Illinois EPI finds clean energy investment brings more jobs than non-renewable energy

Renewable energy is beginning to surpass traditional, non-renewable energy in terms of popularity, affordability and more.

Illinois Economic Policy Institute Policy Director Frank Manzo IV discussed what the clean energy industry needs to do to increase their workforce and create family-supporting jobs on America’s Work Force Union Podcast.


Investing in clean energy

Manzo introduced a study conducted that focused on North Dakota, South Dakota and Minnesota, three of the most dominant states in the production of clean energy.

The report found that producing clean energy was actually cheaper than producing non-renewable energy. It also found that jobs such as solar panel installers and wind turbine technicians are among the fastest growing careers in that region.

Manzo said a shift towards cleaner energy sources needs to happen for the sake of our infrastructure. Due to the effects of climate change, power lines are frequently damaged by high winds, prolonged heat damages asphalt and other surfaces and frequent flooding weakens the structural integrity of bridges.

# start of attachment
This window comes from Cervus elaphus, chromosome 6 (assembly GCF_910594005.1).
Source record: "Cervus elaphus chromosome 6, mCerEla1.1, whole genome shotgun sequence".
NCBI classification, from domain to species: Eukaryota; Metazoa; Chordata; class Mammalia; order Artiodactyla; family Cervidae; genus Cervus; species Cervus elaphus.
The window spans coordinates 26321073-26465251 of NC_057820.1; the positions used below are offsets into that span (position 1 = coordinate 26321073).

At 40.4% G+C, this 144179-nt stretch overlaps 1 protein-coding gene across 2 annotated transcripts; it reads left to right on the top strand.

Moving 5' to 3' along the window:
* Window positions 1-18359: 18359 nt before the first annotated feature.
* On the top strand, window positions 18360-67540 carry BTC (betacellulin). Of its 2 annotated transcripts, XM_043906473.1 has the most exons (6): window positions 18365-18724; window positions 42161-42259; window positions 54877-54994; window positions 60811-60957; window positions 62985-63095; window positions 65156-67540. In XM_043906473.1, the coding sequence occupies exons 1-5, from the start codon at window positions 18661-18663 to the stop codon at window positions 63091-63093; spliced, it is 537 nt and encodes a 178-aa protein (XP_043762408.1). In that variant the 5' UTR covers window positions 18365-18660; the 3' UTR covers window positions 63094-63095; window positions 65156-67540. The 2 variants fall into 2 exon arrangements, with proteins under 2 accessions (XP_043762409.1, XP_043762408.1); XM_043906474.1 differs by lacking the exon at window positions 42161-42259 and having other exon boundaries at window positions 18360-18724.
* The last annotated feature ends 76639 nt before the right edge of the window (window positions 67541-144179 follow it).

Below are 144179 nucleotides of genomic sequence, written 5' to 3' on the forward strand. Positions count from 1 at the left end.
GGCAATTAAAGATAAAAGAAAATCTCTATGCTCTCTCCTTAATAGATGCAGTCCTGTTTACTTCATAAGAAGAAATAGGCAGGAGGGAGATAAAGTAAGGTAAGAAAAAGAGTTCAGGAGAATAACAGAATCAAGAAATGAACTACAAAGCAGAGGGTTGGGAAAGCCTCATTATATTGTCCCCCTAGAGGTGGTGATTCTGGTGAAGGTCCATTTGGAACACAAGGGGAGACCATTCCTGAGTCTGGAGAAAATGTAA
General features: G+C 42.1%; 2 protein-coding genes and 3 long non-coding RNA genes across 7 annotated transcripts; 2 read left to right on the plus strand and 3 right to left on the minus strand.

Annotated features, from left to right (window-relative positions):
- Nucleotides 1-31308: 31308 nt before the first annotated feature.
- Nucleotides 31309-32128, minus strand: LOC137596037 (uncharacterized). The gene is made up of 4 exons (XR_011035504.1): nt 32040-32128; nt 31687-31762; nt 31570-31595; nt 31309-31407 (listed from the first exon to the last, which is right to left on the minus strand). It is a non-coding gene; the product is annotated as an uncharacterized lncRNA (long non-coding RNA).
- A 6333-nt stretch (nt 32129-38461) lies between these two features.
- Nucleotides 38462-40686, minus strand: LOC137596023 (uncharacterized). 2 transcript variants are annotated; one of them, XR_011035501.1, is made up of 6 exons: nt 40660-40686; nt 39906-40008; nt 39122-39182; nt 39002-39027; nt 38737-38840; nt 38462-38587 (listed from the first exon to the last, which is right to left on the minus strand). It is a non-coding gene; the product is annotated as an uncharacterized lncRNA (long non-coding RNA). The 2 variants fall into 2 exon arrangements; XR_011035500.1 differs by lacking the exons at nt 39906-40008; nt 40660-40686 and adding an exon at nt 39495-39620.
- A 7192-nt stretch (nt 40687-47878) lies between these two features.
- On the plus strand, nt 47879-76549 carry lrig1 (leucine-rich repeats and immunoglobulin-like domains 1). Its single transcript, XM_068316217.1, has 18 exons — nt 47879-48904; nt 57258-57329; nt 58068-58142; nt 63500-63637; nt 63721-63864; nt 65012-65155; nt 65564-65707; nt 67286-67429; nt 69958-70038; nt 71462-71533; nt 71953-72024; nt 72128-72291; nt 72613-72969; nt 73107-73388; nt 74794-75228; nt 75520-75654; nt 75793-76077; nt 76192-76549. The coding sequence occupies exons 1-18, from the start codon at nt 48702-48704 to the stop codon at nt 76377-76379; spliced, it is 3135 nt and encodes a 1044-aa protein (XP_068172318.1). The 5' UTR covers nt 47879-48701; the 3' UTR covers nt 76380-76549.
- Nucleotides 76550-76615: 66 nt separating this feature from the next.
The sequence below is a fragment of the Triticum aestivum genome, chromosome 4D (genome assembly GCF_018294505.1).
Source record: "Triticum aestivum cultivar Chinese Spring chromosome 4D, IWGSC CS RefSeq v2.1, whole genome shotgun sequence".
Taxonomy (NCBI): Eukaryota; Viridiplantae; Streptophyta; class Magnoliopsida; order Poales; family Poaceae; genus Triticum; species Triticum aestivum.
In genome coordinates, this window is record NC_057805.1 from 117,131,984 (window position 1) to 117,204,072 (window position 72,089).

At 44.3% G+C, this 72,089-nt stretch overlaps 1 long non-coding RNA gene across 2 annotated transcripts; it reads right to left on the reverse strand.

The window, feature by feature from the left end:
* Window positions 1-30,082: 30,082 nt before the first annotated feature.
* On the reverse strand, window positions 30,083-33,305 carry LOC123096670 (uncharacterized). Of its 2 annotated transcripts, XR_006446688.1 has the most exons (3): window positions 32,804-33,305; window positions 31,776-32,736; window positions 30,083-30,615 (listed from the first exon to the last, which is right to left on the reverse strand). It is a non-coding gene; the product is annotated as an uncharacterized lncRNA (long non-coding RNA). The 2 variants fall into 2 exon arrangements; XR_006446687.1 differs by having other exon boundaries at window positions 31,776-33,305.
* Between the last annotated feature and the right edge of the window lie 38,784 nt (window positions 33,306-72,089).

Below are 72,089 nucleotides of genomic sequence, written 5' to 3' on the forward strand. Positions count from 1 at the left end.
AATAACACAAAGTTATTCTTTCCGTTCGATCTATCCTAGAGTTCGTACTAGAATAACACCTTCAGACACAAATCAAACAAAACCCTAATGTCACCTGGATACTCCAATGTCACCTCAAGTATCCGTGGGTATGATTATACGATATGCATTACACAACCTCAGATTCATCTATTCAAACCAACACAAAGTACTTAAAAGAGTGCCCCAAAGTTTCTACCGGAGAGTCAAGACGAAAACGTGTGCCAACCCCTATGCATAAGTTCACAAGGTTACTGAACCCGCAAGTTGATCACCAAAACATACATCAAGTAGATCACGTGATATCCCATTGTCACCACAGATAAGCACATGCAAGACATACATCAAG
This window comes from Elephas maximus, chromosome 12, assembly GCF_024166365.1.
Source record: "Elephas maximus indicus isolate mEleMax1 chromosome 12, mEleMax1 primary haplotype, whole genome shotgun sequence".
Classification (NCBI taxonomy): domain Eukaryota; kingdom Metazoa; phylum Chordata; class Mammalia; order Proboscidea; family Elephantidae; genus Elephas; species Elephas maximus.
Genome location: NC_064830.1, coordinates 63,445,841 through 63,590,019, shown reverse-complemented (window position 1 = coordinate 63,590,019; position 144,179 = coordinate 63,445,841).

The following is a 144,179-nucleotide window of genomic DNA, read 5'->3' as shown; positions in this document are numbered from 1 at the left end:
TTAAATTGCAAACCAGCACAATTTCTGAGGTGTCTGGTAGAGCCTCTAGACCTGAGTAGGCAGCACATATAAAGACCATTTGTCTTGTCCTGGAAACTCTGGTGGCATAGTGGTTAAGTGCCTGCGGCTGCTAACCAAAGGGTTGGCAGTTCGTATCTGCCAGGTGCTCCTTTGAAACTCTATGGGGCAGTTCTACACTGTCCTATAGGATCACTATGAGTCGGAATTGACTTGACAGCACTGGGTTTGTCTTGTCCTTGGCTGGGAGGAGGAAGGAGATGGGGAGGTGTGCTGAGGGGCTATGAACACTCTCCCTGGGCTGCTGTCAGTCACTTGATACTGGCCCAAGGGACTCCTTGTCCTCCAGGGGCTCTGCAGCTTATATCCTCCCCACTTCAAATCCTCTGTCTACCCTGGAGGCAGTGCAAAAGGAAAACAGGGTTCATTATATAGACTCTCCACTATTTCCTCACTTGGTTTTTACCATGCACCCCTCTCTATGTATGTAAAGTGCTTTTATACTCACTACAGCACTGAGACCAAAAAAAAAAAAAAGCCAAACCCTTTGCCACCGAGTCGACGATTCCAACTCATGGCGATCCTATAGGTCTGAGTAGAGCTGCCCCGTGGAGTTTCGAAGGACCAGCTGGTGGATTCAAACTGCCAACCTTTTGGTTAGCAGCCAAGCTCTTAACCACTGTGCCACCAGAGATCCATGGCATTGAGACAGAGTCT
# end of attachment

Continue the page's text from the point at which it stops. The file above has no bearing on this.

Creating jobs

Manzo said that for every $1 billion invested in clean energy, 7,000 jobs are created, bringing $1.3 billion in economic activity. Both of these numbers are more than what happens with $1 billion invested in non-renewable energy.

He said the issue is the wages and benefits that come with clean energy jobs. Many non-renewable energy jobs are union jobs that provide a family-supporting wage and quality benefits.

For now, much of the clean energy labor comes from out of state, meaning that the money leaves the area and the region misses out on valuable tax revenue.

He also said there needs to be a transition path for non-renewable energy workers to work in the clean energy sector. This comes in the form of stronger prevailing wage laws and the increased use of Project Labor Agreements (PLAs).

Giving a boost to prevailing wage laws and use of PLAs will increase the quality of training in the region and drive wages up, making clean energy careers attractive.


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